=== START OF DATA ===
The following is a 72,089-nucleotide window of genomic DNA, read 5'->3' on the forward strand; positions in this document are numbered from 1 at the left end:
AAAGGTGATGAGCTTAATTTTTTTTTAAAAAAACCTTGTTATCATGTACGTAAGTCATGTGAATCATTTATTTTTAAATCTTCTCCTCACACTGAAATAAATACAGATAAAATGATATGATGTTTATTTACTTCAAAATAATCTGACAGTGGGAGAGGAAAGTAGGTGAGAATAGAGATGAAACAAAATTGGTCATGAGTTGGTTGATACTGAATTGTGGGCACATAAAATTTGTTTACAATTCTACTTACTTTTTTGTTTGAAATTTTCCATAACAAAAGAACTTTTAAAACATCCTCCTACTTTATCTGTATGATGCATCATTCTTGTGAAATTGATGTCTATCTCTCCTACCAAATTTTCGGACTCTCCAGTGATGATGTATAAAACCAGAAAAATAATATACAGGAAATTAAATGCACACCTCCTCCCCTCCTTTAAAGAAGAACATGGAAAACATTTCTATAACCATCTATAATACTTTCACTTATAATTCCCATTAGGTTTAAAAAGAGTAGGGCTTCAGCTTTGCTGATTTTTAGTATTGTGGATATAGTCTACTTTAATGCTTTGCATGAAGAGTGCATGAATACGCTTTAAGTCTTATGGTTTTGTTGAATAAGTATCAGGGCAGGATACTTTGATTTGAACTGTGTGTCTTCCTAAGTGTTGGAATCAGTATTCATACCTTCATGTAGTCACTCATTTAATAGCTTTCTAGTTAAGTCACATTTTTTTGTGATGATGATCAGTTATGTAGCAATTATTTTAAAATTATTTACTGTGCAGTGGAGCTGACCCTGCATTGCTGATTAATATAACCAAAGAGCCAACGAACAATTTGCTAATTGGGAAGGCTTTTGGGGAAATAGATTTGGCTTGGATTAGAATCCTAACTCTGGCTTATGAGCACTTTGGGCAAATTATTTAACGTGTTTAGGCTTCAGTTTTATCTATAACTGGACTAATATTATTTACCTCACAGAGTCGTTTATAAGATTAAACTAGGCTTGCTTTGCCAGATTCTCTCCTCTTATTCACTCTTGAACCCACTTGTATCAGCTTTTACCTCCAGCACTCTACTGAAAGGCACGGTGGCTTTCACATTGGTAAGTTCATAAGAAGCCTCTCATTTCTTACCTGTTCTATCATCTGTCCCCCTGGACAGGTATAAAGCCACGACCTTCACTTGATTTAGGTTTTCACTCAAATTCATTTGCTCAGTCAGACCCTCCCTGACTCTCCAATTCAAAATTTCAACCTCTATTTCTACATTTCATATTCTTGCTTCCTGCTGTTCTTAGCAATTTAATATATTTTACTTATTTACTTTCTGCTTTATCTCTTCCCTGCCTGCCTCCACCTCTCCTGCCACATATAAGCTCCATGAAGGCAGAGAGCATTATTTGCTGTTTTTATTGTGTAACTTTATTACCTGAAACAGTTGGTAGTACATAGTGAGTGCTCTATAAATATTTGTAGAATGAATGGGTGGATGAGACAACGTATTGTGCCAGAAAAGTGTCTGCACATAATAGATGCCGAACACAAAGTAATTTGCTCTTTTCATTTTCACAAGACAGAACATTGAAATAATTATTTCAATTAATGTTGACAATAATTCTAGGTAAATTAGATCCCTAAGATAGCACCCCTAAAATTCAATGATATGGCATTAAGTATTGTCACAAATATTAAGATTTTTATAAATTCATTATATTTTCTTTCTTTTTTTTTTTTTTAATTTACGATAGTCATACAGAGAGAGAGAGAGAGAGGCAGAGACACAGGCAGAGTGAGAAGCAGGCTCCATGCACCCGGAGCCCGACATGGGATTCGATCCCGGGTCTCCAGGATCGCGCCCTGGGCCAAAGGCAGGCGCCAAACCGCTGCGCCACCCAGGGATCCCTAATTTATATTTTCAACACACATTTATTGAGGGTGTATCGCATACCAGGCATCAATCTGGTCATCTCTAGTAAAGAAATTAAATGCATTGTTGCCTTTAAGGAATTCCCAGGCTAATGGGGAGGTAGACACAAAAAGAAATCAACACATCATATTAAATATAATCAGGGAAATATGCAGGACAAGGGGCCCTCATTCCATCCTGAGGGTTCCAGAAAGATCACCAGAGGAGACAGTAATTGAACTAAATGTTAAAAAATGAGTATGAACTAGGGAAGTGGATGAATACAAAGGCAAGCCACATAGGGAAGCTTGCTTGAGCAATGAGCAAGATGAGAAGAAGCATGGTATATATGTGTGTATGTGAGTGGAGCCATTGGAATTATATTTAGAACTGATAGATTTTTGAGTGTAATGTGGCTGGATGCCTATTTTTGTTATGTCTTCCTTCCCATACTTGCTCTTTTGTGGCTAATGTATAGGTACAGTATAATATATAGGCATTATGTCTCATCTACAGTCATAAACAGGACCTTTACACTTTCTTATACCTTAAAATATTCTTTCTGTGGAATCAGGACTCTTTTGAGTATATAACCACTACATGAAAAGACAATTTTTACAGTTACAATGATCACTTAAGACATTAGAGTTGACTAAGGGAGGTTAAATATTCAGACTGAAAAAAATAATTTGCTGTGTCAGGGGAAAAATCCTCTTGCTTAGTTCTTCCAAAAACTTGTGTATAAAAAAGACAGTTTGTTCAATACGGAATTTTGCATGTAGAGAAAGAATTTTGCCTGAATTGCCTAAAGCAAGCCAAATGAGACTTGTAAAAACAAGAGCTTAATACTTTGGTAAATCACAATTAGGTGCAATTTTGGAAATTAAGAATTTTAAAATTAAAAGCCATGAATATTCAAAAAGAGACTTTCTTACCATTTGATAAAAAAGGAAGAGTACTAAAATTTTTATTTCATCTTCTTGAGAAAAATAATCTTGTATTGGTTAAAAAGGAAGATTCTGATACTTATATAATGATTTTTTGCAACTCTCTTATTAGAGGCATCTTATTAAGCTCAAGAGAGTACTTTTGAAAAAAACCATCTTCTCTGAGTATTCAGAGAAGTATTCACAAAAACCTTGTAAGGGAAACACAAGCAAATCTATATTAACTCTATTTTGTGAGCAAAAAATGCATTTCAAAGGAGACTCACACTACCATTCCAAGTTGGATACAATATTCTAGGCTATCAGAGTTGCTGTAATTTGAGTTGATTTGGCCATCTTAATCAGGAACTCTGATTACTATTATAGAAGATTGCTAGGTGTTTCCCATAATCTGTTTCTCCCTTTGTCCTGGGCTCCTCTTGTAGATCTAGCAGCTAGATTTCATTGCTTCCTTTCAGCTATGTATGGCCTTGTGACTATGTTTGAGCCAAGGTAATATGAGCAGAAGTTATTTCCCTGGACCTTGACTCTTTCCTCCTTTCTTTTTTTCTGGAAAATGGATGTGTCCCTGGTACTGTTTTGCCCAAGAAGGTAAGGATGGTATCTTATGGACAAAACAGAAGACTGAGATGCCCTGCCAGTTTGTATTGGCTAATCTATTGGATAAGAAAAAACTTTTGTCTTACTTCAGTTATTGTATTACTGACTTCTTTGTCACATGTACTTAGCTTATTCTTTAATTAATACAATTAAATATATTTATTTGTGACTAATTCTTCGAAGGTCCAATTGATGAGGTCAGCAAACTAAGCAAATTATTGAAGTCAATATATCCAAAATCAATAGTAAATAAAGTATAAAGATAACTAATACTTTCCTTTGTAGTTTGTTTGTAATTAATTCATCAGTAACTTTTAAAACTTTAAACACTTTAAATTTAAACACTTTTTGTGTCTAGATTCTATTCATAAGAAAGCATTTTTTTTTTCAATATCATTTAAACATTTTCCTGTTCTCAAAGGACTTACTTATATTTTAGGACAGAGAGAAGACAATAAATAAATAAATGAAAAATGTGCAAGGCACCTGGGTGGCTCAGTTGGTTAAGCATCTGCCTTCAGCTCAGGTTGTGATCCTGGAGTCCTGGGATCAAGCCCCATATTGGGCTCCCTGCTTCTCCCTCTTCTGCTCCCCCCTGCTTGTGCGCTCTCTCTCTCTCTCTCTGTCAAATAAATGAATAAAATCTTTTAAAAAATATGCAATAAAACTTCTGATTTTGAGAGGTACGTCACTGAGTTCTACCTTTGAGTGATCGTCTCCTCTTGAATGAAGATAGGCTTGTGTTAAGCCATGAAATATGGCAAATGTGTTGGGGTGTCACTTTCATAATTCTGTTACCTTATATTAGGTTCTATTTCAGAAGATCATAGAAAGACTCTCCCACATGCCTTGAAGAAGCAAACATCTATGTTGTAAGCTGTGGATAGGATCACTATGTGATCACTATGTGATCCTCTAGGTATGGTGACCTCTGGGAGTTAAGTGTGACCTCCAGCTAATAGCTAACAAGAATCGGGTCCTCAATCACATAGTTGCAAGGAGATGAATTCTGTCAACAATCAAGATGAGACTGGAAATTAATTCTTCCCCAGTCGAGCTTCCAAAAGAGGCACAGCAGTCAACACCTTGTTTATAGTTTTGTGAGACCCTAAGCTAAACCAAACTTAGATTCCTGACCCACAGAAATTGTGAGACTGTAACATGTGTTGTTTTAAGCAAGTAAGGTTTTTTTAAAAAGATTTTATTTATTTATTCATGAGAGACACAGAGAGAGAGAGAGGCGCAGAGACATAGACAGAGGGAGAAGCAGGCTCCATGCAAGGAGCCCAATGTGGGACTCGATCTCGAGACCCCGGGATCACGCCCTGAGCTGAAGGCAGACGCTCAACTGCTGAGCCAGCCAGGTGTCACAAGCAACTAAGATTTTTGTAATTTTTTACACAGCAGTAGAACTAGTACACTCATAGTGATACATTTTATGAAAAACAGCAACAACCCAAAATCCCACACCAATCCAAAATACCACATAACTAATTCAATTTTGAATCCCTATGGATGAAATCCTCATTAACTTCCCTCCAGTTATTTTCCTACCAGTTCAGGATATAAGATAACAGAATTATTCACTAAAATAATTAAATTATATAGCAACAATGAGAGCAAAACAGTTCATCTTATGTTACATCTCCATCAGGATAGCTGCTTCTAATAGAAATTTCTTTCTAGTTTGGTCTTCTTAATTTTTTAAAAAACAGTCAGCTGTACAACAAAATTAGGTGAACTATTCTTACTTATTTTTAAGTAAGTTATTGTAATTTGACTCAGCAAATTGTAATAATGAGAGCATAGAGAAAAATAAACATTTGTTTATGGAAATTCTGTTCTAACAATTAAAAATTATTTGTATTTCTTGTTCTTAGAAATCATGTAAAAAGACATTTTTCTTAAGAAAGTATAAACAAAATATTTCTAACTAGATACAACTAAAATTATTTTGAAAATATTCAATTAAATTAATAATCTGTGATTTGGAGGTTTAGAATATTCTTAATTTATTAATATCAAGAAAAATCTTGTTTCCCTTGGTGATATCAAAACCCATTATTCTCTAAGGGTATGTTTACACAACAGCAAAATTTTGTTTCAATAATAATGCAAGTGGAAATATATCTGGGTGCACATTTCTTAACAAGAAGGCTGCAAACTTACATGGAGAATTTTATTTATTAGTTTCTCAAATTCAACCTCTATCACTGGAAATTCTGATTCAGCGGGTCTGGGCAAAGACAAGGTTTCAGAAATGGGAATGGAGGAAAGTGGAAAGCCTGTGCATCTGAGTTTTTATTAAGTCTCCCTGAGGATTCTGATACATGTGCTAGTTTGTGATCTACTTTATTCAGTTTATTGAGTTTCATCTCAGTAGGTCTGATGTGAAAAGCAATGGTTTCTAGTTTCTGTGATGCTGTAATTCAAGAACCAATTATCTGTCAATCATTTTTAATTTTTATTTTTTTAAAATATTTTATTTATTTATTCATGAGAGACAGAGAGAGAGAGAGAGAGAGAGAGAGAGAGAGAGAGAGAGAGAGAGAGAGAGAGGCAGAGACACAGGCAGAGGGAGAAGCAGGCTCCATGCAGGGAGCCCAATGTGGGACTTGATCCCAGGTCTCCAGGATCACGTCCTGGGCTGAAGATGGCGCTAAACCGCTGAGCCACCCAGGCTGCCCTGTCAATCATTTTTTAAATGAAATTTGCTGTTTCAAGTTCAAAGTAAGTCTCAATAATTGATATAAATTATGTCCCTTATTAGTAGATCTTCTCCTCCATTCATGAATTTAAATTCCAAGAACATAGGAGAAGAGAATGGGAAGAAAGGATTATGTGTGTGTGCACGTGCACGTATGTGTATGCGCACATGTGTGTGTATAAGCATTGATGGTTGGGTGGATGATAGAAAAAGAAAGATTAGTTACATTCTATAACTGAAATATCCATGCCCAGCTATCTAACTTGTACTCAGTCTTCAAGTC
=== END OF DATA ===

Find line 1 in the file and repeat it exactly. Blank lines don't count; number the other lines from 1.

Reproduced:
The following is a 72,089-nucleotide window of genomic DNA, read 5'->3' on the forward strand; positions in this document are numbered from 1 at the left end: